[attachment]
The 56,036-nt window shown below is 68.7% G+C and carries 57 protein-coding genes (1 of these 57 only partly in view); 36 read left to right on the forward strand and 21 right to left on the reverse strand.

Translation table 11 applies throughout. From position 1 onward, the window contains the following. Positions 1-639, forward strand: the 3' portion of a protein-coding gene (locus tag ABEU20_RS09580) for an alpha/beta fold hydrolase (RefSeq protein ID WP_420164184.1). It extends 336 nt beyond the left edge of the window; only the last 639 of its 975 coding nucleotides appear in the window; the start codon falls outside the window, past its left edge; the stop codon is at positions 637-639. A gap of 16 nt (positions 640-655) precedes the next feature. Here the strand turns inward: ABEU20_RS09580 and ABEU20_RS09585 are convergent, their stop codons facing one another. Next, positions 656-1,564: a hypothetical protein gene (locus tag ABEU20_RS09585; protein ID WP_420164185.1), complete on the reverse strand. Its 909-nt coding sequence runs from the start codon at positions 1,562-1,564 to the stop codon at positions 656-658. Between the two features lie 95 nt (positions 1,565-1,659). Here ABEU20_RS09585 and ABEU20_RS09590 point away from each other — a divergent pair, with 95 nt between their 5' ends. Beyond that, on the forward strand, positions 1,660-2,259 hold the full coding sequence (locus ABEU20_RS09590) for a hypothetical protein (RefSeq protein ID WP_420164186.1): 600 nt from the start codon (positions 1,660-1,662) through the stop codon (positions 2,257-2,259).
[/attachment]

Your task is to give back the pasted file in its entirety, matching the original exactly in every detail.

The 56,036-nt window shown below is 68.7% G+C and carries 57 protein-coding genes (1 of these 57 only partly in view); 36 read left to right on the forward strand and 21 right to left on the reverse strand.

Translation table 11 applies throughout. From position 1 onward, the window contains the following. Positions 1-639, forward strand: the 3' portion of a protein-coding gene (locus tag ABEU20_RS09580) for an alpha/beta fold hydrolase (RefSeq protein ID WP_420164184.1). It extends 336 nt beyond the left edge of the window; only the last 639 of its 975 coding nucleotides appear in the window; the start codon falls outside the window, past its left edge; the stop codon is at positions 637-639. A gap of 16 nt (positions 640-655) precedes the next feature. Here the strand turns inward: ABEU20_RS09580 and ABEU20_RS09585 are convergent, their stop codons facing one another. Next, positions 656-1,564: a hypothetical protein gene (locus tag ABEU20_RS09585; protein ID WP_420164185.1), complete on the reverse strand. Its 909-nt coding sequence runs from the start codon at positions 1,562-1,564 to the stop codon at positions 656-658. Between the two features lie 95 nt (positions 1,565-1,659). Here ABEU20_RS09585 and ABEU20_RS09590 point away from each other — a divergent pair, with 95 nt between their 5' ends. Beyond that, on the forward strand, positions 1,660-2,259 hold the full coding sequence (locus ABEU20_RS09590) for a hypothetical protein (RefSeq protein ID WP_420164186.1): 600 nt from the start codon (positions 1,660-1,662) through the stop codon (positions 2,257-2,259).